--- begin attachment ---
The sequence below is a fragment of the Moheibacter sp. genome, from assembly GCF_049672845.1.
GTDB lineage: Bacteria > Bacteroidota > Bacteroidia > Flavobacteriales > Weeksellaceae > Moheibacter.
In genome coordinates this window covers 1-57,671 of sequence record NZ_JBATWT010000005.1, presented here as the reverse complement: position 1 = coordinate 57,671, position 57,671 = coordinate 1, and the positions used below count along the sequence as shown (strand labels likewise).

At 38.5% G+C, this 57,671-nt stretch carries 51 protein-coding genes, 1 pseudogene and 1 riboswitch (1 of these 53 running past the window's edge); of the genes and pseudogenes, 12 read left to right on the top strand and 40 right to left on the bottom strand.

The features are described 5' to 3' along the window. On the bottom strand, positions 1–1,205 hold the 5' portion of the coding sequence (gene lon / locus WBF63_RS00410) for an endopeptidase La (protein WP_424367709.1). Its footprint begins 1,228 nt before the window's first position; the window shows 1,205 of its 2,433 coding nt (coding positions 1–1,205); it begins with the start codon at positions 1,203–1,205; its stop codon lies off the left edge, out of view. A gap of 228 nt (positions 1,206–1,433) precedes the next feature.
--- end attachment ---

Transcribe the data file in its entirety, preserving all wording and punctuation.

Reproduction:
The sequence below is a fragment of the Moheibacter sp. genome, from assembly GCF_049672845.1.
GTDB lineage: Bacteria > Bacteroidota > Bacteroidia > Flavobacteriales > Weeksellaceae > Moheibacter.
In genome coordinates this window covers 1-57,671 of sequence record NZ_JBATWT010000005.1, presented here as the reverse complement: position 1 = coordinate 57,671, position 57,671 = coordinate 1, and the positions used below count along the sequence as shown (strand labels likewise).

At 38.5% G+C, this 57,671-nt stretch carries 51 protein-coding genes, 1 pseudogene and 1 riboswitch (1 of these 53 running past the window's edge); of the genes and pseudogenes, 12 read left to right on the top strand and 40 right to left on the bottom strand.

The features are described 5' to 3' along the window. On the bottom strand, positions 1–1,205 hold the 5' portion of the coding sequence (gene lon / locus WBF63_RS00410) for an endopeptidase La (protein WP_424367709.1). Its footprint begins 1,228 nt before the window's first position; the window shows 1,205 of its 2,433 coding nt (coding positions 1–1,205); it begins with the start codon at positions 1,203–1,205; its stop codon lies off the left edge, out of view. A gap of 228 nt (positions 1,206–1,433) precedes the next feature.